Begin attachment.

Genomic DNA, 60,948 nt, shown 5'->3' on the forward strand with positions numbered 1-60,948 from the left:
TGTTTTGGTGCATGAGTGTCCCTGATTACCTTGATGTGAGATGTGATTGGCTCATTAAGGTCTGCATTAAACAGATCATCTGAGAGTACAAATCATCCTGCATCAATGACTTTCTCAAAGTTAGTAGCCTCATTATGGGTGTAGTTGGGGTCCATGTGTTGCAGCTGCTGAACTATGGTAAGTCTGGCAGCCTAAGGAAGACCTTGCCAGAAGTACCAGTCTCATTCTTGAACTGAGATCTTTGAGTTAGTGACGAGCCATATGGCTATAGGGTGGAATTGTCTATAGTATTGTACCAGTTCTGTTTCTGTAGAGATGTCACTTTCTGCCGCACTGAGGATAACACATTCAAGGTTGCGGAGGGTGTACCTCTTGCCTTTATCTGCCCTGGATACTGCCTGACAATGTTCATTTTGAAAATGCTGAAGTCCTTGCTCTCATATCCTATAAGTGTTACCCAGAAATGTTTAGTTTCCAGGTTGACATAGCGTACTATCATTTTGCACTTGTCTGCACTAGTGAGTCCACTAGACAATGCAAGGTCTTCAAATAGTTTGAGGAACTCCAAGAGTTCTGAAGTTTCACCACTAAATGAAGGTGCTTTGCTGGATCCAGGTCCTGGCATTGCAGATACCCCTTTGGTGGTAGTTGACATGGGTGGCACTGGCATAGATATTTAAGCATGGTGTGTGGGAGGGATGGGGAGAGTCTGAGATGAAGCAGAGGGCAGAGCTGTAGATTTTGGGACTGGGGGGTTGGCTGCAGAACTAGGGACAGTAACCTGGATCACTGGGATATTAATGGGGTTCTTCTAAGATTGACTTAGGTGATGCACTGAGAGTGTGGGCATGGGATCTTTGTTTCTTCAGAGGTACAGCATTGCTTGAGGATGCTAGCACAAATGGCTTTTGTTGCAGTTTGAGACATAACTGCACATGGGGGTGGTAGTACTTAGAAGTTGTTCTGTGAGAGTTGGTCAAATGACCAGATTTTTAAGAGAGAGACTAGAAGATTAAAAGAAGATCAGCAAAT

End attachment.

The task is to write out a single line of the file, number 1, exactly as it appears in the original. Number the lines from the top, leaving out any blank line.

Genomic DNA, 60,948 nt, shown 5'->3' on the forward strand with positions numbered 1-60,948 from the left: